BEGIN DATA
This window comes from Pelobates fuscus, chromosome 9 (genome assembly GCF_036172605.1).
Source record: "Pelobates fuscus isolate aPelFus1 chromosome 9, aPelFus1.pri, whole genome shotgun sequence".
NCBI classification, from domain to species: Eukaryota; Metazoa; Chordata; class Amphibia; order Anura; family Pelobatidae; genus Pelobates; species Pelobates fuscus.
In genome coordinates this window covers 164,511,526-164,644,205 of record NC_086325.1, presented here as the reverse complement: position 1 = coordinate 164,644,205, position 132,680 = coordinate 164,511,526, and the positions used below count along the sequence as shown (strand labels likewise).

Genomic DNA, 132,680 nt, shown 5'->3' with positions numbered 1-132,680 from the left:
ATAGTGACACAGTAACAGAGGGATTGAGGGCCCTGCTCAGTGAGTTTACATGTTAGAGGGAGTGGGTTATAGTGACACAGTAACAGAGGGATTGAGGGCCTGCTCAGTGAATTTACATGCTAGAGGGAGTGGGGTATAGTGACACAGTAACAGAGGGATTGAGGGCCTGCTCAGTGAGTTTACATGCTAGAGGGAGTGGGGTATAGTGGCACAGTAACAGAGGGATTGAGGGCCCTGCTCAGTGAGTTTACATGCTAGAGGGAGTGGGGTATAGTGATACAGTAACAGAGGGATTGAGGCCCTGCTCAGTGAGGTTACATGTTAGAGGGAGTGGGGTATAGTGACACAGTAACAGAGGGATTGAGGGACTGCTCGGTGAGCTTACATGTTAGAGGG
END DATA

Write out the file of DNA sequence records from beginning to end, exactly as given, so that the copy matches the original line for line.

This window comes from Pelobates fuscus, chromosome 9 (genome assembly GCF_036172605.1).
Source record: "Pelobates fuscus isolate aPelFus1 chromosome 9, aPelFus1.pri, whole genome shotgun sequence".
NCBI classification, from domain to species: Eukaryota; Metazoa; Chordata; class Amphibia; order Anura; family Pelobatidae; genus Pelobates; species Pelobates fuscus.
In genome coordinates this window covers 164,511,526-164,644,205 of record NC_086325.1, presented here as the reverse complement: position 1 = coordinate 164,644,205, position 132,680 = coordinate 164,511,526, and the positions used below count along the sequence as shown (strand labels likewise).

Genomic DNA, 132,680 nt, shown 5'->3' with positions numbered 1-132,680 from the left:
ATAGTGACACAGTAACAGAGGGATTGAGGGCCCTGCTCAGTGAGTTTACATGTTAGAGGGAGTGGGTTATAGTGACACAGTAACAGAGGGATTGAGGGCCTGCTCAGTGAATTTACATGCTAGAGGGAGTGGGGTATAGTGACACAGTAACAGAGGGATTGAGGGCCTGCTCAGTGAGTTTACATGCTAGAGGGAGTGGGGTATAGTGGCACAGTAACAGAGGGATTGAGGGCCCTGCTCAGTGAGTTTACATGCTAGAGGGAGTGGGGTATAGTGATACAGTAACAGAGGGATTGAGGCCCTGCTCAGTGAGGTTACATGTTAGAGGGAGTGGGGTATAGTGACACAGTAACAGAGGGATTGAGGGACTGCTCGGTGAGCTTACATGTTAGAGGG